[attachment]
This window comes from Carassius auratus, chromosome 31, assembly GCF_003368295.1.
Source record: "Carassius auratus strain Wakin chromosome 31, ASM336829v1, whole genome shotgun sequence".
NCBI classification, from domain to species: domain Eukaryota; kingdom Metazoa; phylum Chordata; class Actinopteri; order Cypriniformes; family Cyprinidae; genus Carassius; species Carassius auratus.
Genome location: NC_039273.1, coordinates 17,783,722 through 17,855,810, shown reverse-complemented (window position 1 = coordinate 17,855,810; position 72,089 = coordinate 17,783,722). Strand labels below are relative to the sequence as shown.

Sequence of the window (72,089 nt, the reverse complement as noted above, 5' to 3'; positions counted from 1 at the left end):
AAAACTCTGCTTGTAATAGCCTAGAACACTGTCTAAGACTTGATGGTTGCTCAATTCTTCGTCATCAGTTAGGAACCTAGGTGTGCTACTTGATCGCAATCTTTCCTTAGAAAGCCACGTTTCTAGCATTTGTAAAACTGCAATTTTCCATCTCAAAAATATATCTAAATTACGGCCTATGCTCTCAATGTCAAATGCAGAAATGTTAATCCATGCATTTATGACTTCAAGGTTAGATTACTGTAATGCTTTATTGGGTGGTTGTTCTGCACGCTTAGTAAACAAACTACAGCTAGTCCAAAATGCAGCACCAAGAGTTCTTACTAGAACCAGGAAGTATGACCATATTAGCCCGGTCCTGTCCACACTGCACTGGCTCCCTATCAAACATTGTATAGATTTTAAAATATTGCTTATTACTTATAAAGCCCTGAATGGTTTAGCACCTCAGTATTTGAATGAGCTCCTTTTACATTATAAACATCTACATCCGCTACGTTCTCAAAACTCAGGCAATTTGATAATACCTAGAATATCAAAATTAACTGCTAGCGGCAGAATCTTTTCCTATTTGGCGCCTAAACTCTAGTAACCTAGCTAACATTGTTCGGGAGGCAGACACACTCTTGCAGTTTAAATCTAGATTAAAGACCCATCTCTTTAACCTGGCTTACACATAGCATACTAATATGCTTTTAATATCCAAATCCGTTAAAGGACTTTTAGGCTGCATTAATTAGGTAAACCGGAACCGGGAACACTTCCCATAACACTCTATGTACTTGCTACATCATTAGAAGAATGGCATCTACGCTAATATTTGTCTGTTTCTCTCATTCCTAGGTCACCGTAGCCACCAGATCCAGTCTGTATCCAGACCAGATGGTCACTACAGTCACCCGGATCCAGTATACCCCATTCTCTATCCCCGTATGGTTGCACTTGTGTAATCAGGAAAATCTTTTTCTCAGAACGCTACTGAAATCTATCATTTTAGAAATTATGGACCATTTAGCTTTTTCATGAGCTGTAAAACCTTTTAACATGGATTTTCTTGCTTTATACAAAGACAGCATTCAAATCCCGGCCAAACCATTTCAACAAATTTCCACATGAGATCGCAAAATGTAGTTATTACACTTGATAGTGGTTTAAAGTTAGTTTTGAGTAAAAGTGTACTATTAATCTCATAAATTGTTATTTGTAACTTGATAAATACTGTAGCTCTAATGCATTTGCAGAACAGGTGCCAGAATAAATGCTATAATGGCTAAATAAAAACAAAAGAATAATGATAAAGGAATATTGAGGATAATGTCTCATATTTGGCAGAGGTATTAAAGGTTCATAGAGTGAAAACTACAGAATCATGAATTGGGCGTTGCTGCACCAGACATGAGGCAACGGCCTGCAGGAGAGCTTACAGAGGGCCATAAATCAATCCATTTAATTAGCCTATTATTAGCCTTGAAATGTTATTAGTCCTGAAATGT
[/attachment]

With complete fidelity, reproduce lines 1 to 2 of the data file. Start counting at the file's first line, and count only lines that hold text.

This window comes from Carassius auratus, chromosome 31, assembly GCF_003368295.1.
Source record: "Carassius auratus strain Wakin chromosome 31, ASM336829v1, whole genome shotgun sequence".